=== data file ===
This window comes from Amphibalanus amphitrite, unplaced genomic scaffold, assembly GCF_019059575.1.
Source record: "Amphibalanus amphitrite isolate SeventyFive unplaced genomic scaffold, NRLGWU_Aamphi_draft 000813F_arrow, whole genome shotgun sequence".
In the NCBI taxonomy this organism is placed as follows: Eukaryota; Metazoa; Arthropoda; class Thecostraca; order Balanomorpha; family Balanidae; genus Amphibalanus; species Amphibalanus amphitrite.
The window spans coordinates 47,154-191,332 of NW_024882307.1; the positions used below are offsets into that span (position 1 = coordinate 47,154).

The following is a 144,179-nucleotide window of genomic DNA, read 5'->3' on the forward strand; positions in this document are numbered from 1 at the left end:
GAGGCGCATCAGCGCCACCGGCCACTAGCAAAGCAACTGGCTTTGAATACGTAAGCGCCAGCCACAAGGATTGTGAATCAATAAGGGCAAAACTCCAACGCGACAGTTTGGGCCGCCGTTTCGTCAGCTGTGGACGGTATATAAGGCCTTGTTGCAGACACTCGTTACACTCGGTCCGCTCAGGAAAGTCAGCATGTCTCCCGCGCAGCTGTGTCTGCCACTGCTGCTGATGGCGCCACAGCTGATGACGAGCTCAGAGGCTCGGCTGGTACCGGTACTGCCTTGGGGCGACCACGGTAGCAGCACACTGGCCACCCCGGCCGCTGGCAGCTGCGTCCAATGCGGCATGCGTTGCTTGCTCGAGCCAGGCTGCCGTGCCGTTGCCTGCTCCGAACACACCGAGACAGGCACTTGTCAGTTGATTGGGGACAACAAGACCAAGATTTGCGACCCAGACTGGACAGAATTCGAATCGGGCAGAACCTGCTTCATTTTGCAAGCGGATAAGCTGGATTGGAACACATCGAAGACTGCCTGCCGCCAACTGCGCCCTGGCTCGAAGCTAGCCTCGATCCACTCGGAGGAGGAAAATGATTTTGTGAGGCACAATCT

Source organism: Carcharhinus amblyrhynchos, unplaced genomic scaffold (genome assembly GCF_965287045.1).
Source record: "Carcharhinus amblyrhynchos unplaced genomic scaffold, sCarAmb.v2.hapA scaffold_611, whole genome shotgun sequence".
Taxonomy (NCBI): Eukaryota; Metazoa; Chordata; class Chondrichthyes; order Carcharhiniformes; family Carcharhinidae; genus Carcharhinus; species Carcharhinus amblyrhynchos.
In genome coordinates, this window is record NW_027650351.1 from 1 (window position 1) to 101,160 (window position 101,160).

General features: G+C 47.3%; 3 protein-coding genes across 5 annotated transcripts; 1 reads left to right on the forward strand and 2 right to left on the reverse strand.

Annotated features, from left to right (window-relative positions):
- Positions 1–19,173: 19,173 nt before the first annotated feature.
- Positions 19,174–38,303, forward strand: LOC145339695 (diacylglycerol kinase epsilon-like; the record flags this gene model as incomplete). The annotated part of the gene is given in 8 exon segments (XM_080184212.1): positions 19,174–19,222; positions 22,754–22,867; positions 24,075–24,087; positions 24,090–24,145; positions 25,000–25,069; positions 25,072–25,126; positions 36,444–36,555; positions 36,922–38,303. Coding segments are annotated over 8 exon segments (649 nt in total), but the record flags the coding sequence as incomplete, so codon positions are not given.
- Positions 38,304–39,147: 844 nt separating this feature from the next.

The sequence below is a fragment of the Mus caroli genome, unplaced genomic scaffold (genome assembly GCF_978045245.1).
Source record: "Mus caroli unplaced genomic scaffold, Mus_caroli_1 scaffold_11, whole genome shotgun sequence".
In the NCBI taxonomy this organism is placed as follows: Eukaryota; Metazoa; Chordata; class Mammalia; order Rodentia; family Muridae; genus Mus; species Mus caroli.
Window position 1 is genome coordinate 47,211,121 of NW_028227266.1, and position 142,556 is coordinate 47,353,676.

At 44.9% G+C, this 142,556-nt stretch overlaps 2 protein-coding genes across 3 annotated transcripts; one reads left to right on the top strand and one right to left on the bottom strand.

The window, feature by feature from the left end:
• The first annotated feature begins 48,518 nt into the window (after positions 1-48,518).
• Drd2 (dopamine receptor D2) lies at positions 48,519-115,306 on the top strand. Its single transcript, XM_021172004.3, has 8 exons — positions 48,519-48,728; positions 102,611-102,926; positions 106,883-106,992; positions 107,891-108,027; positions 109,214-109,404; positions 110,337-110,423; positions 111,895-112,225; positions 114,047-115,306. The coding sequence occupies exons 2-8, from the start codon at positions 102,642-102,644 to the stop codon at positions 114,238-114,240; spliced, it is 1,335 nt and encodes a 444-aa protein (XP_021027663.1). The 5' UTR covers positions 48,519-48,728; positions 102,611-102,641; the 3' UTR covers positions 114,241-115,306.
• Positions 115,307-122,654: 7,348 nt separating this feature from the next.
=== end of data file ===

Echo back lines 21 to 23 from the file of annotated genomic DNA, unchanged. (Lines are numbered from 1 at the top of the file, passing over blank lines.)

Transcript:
The window, feature by feature from the left end:
• The first annotated feature begins 48,518 nt into the window (after positions 1-48,518).
• Drd2 (dopamine receptor D2) lies at positions 48,519-115,306 on the top strand. Its single transcript, XM_021172004.3, has 8 exons — positions 48,519-48,728; positions 102,611-102,926; positions 106,883-106,992; positions 107,891-108,027; positions 109,214-109,404; positions 110,337-110,423; positions 111,895-112,225; positions 114,047-115,306. The coding sequence occupies exons 2-8, from the start codon at positions 102,642-102,644 to the stop codon at positions 114,238-114,240; spliced, it is 1,335 nt and encodes a 444-aa protein (XP_021027663.1). The 5' UTR covers positions 48,519-48,728; positions 102,611-102,641; the 3' UTR covers positions 114,241-115,306.